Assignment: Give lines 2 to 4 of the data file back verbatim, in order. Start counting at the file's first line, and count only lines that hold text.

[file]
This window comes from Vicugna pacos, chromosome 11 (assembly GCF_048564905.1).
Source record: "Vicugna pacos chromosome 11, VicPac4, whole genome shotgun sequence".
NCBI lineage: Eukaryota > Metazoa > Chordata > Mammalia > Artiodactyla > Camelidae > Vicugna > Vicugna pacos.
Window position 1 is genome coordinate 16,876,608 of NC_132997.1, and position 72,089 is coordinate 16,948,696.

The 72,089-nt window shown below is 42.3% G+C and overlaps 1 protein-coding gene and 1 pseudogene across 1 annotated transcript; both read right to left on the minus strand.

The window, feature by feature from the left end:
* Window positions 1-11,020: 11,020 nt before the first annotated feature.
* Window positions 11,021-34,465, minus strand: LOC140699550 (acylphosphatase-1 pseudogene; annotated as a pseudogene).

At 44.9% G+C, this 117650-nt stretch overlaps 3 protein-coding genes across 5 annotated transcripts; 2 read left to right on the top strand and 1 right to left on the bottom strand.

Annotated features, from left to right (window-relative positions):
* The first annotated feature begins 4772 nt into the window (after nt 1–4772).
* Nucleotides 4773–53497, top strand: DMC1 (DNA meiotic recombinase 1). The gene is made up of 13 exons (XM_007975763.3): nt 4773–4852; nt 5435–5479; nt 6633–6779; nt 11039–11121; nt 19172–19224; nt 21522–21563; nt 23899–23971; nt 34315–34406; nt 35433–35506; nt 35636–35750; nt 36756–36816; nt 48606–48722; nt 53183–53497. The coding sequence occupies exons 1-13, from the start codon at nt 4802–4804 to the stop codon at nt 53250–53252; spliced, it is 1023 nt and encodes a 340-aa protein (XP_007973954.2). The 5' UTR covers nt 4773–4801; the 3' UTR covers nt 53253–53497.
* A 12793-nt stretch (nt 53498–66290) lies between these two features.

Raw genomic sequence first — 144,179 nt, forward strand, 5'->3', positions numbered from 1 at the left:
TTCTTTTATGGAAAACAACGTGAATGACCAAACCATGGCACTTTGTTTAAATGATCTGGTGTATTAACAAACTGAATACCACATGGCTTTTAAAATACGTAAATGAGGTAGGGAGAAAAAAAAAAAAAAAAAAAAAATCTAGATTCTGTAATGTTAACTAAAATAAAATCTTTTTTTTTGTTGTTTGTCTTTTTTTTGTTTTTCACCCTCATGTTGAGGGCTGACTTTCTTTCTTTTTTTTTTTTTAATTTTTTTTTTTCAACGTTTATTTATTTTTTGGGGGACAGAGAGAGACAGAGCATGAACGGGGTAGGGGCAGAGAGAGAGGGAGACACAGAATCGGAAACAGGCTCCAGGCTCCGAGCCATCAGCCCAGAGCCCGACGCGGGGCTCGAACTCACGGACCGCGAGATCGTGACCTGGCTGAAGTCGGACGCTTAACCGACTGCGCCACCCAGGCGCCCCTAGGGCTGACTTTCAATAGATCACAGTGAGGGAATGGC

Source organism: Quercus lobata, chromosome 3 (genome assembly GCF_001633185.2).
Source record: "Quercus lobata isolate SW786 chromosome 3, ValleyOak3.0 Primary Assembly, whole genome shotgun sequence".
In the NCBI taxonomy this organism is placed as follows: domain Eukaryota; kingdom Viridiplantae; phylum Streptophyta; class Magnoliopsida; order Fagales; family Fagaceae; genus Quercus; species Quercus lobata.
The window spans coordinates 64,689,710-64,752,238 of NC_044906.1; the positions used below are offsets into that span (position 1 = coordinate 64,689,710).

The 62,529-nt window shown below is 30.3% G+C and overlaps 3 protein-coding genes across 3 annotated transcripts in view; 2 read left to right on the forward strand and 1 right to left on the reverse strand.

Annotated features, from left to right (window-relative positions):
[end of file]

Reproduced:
Source record: "Vicugna pacos chromosome 11, VicPac4, whole genome shotgun sequence".
NCBI lineage: Eukaryota > Metazoa > Chordata > Mammalia > Artiodactyla > Camelidae > Vicugna > Vicugna pacos.
Window position 1 is genome coordinate 16,876,608 of NC_132997.1, and position 72,089 is coordinate 16,948,696.